Tasmanian Times

The individual has always had to struggle to keep from being overwhelmed by the tribe. If you try it, you will be lonely often, and sometimes frightened. No price is too high for the privilege of owning yourself. ~ Friedrich Nietzsche

The individual has always had to struggle to keep from being overwhelmed by the tribe. If you try it, you will be lonely often, and sometimes frightened. No price is too high for the privilege of owning yourself. ~ Friedrich Nietzsche


Forestry: the graphic truth

Paul Oosting

For the first time Tasmania’s clearfell future is exposed by new internet technology …


A SOFTWARE program providing a unique combination of the global satellite imagery program Google Earth and Forestry Tasmania’s logging plans, mapping and coupe details gives a bird’s eye view of the logging year ahead. Google Earth, with the new Forestry Tasmania logging plans for 2006/2007 gives a virtual tour of habitat loss, water degradation and climate change logging.

For the first time, people the world over can access the virtual reality of proposed logging in Tasmania via the internet. Technological developments now give us previously unseen viewpoints, and linking these to Forestry Tasmania’s website provides alarmingly graphic illustrations of the scale of woodchip driven landscape change in Tasmania.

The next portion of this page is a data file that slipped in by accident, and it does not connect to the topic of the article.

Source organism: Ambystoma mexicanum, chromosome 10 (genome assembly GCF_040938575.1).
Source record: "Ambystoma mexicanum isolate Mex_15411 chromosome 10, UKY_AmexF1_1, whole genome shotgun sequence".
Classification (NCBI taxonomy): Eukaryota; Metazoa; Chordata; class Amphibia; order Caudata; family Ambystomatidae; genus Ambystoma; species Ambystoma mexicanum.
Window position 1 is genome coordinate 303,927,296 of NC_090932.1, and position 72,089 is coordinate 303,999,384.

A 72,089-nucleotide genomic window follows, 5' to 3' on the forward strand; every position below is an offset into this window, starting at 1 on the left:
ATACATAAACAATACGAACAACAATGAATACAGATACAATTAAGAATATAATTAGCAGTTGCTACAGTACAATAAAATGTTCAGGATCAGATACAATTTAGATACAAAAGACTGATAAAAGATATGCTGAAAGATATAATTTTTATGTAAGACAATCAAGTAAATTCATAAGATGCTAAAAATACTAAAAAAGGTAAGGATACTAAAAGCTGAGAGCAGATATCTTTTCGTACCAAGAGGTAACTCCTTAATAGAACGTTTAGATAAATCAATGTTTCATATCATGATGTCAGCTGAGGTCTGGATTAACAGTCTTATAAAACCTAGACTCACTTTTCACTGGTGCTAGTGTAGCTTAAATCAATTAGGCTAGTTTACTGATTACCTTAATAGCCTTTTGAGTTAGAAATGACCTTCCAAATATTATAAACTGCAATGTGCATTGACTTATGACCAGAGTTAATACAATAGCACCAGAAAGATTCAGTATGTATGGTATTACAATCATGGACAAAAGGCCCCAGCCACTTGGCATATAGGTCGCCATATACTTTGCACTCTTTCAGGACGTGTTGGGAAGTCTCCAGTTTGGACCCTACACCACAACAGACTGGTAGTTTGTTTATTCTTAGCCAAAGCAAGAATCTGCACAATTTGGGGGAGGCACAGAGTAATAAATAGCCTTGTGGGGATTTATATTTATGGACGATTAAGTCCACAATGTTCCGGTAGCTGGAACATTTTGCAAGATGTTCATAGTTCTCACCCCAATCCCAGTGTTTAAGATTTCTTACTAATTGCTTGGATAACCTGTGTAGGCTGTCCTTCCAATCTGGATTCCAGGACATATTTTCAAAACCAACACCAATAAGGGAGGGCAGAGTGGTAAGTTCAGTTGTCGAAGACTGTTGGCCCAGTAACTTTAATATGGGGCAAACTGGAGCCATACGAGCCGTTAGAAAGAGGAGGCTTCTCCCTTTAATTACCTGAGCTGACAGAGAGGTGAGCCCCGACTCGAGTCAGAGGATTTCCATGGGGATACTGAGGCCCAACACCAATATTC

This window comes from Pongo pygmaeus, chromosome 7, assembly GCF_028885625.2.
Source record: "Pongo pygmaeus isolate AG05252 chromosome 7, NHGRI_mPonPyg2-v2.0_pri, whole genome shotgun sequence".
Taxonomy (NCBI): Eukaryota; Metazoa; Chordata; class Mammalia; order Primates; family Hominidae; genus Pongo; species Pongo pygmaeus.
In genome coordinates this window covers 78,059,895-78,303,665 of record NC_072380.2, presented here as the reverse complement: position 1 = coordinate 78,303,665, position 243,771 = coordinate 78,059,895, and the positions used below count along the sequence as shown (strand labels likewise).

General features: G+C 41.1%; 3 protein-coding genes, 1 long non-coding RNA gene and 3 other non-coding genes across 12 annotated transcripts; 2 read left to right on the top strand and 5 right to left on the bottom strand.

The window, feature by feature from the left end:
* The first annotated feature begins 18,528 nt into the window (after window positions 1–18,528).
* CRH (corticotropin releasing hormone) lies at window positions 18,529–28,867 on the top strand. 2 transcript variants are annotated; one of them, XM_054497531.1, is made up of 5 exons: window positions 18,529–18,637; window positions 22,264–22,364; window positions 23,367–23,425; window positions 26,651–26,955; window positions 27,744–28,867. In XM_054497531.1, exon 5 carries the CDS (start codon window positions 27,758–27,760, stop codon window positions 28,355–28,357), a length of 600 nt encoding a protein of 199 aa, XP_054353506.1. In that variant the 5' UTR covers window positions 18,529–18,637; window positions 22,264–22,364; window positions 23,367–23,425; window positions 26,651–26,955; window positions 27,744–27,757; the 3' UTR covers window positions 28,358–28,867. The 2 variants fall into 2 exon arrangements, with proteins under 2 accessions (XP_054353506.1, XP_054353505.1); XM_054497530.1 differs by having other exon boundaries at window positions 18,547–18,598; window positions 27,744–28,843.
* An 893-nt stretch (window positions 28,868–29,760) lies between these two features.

These images highlight the close proximity of logging operations to The Tasmanian Wilderness World Heritage Area. They also clearly show industrial scale logging and landclearing across the state, especially in the proposed wood supply zone for Gunns’ Tamar Valley pulp mill.

While studies show that logging and landclearing are having a detrimental impact on biodiversity values, water catchments and climate change, it is difficult for the public to get beyond locked forestry gates for a true understanding of the scale of the issue. This new technology helps unlock those gates.

This program provides people all over the world the chance to see Tasmanian logging practices for themselves. Concerned public, overseas customers and international forest certifiers can take a virtual tour of what is happening in Tasmania’s forests.

The Google Earth program also has a graphic fly-over which instantly transports the user from Gunns’ export woodchip facilities in Tasmania to the factories of their Japanese customers.

The trip from a Tasmanian woodchip mill to the yards of Japanese paper makers highlights the reality of the export woodchip industry. Huge piles of Tasmanian native forests lay piled on wharves awaiting export or processing. This flyover is accessed by clicking on the pop-up box on Gunns woodchip mill at Longreach.

The program is available for public access The Wilderness Society’s website, www.wilderness.org.au

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  1. Paul Oosting

    December 4, 2006 at 6:16 pm

    Geoff Rollins,

    The purpose of the overlays for Google Earth are for them to be used in Google Earth. This can be done by clicking on the weblinks at: